Such a publishing method seems natural, almost inevitable, to us now, when original paperback novels make up some of the greatest successes of the publishing year (such as Pyramid's best-selling and widely imitated Bicentennial series by John Jakes, or Avon's Wicked Loving Lies, a romance which sold close to 300,000 copies in its first month of publication).  In 1950, however, paper-covered books existed primarily to reprint the higher-priced hardcover editions, and it was not long before what Publishers Weekly called a "spirited debate" broke out between Fawcett and the other publishing houses, most notably Pocket Books, a pioneer reprint firm.  Freeman Lewis, executive vice-president of Pocket Books, said that "Successful authors are not interested in original publishing at 25 cents.'"  Mr. Lewis went on to say that while many works were no doubt available for original publishing, these were "mostly rejects, or substandard books by usually competent writers."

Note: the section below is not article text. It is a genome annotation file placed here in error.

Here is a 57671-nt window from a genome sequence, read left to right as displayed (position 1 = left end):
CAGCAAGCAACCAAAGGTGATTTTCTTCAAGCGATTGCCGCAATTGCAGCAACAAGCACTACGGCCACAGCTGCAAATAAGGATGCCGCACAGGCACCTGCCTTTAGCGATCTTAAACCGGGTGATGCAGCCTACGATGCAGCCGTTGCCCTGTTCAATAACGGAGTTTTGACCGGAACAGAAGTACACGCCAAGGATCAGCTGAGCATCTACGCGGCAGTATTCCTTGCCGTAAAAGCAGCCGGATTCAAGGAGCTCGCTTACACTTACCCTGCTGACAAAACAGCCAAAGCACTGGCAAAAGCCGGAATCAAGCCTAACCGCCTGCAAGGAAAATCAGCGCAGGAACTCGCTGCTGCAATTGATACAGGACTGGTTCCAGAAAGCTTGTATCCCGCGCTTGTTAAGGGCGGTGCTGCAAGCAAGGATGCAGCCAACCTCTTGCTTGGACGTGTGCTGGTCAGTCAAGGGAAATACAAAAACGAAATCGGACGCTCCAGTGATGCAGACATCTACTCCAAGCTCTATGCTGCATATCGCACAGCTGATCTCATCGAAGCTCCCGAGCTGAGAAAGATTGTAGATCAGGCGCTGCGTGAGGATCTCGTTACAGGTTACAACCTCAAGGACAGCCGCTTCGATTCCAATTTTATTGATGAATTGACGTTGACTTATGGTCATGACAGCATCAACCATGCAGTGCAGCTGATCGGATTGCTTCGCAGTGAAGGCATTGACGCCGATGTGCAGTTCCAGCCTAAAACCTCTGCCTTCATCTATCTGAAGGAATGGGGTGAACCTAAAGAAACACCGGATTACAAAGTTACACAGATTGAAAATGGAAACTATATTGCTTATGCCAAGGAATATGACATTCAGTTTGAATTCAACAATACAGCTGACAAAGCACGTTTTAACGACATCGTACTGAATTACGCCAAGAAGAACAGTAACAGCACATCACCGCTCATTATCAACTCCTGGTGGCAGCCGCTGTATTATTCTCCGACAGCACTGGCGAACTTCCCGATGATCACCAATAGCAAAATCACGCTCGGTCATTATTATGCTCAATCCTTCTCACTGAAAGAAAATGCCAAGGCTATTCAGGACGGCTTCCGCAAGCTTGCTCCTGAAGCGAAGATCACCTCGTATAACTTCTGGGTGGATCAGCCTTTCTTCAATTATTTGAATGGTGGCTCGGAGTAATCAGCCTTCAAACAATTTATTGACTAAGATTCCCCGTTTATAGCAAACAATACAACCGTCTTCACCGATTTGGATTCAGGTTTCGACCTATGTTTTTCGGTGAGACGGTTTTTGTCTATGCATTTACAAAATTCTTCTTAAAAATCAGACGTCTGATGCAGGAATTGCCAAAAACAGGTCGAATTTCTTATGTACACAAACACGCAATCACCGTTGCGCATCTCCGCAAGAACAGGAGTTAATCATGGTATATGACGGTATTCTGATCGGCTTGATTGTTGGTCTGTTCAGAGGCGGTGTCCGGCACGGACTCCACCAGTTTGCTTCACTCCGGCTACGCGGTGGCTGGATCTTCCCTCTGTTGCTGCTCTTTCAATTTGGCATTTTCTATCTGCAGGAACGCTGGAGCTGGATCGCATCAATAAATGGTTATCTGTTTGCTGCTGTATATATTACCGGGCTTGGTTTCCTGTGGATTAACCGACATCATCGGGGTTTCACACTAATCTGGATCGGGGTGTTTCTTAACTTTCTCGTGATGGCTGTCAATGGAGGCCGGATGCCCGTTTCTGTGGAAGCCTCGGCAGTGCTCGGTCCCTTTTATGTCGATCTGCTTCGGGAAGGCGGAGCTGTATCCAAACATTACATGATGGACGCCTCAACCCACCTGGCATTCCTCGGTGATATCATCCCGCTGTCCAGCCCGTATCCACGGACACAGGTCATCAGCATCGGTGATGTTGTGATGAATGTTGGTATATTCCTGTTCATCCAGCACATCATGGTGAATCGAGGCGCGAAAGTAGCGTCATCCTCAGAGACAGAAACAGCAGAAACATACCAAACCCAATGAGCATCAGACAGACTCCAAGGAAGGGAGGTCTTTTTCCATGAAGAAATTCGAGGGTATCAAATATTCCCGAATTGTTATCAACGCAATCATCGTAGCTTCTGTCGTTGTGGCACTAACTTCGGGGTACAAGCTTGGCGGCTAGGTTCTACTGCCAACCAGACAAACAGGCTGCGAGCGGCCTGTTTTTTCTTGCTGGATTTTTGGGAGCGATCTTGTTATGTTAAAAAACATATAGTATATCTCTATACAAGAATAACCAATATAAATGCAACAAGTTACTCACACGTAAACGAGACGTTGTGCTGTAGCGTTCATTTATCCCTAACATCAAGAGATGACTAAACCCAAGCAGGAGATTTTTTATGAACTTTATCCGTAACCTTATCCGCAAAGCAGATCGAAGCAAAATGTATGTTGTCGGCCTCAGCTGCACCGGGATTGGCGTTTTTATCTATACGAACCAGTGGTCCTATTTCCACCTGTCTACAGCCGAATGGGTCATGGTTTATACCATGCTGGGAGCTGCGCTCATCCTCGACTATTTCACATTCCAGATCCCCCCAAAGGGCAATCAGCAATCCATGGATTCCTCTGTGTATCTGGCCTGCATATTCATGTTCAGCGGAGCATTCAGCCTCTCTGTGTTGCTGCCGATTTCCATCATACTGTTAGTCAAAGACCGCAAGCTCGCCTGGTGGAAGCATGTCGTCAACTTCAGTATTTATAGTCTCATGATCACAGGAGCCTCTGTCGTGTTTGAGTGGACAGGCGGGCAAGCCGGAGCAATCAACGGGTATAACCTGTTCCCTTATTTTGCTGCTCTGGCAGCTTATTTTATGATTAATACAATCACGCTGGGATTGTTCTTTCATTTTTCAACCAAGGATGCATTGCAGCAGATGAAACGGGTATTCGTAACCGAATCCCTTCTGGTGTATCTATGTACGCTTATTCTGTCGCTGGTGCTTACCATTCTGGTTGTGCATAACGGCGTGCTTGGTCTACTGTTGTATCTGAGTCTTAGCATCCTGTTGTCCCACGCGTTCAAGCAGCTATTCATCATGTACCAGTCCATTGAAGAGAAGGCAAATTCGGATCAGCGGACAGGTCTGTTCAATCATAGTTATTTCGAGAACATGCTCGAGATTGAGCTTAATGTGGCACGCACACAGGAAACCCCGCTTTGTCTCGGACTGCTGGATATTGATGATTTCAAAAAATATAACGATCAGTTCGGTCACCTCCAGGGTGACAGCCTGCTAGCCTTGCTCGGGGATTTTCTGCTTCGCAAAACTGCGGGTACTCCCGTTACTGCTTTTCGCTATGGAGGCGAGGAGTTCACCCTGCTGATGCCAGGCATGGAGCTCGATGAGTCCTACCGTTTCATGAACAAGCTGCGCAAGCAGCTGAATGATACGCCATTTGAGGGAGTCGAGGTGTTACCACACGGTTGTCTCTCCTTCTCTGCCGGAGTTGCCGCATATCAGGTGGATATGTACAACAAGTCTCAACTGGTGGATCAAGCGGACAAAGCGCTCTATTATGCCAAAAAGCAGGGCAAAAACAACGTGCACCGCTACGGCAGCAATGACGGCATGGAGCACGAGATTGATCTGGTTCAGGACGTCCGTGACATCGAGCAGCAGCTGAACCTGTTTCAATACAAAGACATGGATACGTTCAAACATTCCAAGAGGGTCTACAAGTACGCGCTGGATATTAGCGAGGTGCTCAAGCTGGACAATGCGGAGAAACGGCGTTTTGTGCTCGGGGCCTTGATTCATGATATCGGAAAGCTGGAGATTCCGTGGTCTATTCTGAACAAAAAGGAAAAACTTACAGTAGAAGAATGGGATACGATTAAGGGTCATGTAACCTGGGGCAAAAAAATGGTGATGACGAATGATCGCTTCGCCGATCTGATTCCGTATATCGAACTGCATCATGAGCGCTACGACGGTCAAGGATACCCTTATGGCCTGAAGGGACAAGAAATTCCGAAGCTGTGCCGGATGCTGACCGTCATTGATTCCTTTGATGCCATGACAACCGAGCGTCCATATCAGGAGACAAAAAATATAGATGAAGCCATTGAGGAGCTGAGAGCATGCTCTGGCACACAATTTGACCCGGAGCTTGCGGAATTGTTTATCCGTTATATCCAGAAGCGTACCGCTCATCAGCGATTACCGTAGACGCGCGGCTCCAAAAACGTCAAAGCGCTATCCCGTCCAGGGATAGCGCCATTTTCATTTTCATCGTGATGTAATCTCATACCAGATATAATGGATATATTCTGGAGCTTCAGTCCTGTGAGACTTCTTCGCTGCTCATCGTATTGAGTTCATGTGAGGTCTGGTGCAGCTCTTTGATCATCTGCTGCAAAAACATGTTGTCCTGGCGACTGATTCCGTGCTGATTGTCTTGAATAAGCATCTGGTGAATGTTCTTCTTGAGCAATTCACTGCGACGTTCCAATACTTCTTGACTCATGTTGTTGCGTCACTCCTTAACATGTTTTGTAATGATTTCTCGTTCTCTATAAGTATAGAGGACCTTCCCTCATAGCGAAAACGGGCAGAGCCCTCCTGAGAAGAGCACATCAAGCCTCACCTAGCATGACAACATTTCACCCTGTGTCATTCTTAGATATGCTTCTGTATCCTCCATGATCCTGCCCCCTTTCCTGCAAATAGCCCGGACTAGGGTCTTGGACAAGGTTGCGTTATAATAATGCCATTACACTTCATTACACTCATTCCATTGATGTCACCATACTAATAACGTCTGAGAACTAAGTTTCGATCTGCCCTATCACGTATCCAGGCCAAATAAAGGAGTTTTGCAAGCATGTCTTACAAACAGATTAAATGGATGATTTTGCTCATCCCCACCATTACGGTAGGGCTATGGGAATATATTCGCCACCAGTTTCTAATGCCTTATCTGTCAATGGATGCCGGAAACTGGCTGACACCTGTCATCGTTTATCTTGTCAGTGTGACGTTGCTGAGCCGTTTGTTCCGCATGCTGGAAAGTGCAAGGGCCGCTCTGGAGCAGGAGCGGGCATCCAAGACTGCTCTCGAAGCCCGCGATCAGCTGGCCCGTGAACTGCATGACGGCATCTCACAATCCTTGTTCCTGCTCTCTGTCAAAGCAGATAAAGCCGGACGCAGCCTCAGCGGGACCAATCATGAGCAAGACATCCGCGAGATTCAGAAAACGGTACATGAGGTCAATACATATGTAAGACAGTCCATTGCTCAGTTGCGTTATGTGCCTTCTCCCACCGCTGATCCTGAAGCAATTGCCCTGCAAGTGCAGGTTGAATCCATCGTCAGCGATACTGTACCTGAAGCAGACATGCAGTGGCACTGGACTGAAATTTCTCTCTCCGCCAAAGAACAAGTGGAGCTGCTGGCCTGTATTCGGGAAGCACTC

There was also a financial side to the debate. From the 25-cent originals, the author got the entire royalty.  If his book was first -published in a "regular" edition, the author had to split the reprint royalty 50-50 with the hardcover publisher.  Of course, as these publishers were quick to point out, the paperback writer was left without the normal royalties paid on the hardcover edition and whatever book club rights he might have received.  There was also a strong implication by the hardback publishers that paperback writers would be unlikely ever to make a movie sale. Fawcett responded that its original novels were equal in quality to other 25-cent books (i.e., reprints) and mentioned that among its authors were many who had first published with some success in hard covers, including Rohmer, Burnett, MacKinlay Kantor, and Octavus Boy Cohen. As for finances, Fawcett felt that the author's reward came much more promptly from original paperback publishing than from the hardcover firms.